Grotowski and Kantor brought that alternative spirit to the world’s attention, but both were products of a theatre that, at some level, had always been revolutionary.

With the arrival of the Ulster Bank Dublin Theatre Festival’s long-gestating, large-scale and possibly overdue showcase of Polish work, Polski Teatr, Irish audiences have a chance to witness some of the finest theatre in the world today. Created by two generations of theatre makers, it is work still seeped in the intellectual rigour and creative intensity of Poland’s vibrant theatre culture, if no longer carrying the same political burden.

At the centre of the festival’s Polish season is the man at the centre of contemporary Polish theatre: Krystian Lupa. When people speak of Lupa, the 67-year-old director who specialises in explorations of charismatic figures and their followers (Nietsche, Schleef and Warhol have all been subjects), the words they most requently reach for are, “Master”, occasionally “Grand Master” and sometimes “Father”.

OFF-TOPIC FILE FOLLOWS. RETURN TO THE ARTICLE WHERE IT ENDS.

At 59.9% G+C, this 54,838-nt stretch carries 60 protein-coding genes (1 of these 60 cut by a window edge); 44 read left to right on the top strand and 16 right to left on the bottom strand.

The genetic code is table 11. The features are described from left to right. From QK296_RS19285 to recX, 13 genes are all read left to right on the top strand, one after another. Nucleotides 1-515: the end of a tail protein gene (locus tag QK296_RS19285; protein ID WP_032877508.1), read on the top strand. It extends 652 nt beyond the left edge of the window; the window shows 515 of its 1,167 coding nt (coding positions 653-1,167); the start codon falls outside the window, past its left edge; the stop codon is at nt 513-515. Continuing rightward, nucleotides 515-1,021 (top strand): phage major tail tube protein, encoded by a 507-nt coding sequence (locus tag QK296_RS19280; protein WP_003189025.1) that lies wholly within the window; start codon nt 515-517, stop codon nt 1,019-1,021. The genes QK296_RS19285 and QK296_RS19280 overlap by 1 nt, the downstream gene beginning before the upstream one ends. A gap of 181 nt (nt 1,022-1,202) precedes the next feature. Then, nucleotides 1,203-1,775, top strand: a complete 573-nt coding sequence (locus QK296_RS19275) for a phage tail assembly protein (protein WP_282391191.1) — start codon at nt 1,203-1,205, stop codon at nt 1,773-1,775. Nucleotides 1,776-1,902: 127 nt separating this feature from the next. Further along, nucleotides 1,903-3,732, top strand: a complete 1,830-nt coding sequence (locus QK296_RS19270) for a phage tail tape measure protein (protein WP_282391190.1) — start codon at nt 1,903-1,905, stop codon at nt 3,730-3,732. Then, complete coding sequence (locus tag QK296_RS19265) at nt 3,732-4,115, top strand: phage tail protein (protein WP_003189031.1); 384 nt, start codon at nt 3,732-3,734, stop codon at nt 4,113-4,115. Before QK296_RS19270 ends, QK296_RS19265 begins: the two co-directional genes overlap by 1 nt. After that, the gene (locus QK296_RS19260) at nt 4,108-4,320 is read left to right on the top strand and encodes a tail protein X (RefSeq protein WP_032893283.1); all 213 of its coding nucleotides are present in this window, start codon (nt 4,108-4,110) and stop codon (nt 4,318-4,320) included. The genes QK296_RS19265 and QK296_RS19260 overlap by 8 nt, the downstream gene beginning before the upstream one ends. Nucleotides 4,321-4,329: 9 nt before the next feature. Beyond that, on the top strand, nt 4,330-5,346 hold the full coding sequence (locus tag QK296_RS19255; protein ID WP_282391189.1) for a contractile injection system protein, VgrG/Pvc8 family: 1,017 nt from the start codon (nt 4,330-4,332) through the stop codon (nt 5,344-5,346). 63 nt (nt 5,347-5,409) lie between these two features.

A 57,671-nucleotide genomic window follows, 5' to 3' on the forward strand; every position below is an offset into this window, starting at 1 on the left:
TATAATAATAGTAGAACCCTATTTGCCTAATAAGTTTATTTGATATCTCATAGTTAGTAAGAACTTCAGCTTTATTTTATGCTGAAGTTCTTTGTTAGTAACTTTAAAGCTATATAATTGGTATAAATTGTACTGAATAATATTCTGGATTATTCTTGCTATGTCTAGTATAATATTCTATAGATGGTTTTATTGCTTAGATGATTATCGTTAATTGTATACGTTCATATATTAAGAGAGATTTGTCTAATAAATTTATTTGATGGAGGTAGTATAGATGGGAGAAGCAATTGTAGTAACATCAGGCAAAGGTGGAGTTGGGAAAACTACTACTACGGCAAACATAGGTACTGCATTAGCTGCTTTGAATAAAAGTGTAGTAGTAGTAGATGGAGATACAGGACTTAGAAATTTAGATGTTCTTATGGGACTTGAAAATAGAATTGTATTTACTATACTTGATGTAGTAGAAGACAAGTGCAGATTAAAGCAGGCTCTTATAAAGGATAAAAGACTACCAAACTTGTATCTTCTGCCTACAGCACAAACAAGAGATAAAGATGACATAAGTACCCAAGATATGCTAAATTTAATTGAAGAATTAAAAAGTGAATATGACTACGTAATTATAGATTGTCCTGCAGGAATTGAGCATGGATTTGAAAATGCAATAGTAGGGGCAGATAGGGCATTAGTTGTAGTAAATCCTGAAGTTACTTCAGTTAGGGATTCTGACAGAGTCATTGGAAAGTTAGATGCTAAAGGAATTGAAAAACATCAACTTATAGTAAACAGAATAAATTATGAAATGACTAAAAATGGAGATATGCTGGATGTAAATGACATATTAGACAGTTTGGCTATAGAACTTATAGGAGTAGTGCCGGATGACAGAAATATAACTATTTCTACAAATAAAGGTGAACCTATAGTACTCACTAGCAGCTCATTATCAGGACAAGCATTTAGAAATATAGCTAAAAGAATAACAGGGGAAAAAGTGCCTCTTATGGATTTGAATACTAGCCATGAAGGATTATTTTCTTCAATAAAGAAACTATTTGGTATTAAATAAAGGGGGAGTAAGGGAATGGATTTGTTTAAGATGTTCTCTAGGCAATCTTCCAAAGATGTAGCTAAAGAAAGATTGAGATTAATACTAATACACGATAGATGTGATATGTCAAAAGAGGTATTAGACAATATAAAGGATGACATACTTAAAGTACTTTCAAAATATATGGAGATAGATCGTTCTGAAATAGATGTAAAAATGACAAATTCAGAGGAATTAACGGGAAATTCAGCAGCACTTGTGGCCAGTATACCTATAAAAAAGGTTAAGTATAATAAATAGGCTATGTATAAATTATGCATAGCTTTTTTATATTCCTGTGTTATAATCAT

The director works with a fulltime ensemble at Kraków’s Stary Teatr, developing ideas over staggeringly long periods to create shows that are often staggeringly long. His outstanding, ferocious and probing Factory 2, developed over 14 months, is seven-and-a-half hours long. Based on the demanding, near sociopathic figure of Andy Warhol and his entranced, exploited acolytes, any resemblance to Lupa and his ensemble is entirely intentional.

The other directors featured in Teatr Polski belong to a younger generation known as the “father killers”. Lupa is their father. Grzegorz Jarzyna of TR Warszawa, who brought his luminescent Festento the Abbey six years ago, returns with T.E.O.R.E.M.A.T., another film adaptation, this time of Pier Paolo Pasolini’s 1968 cult classic of subversion and seduction, Teorema.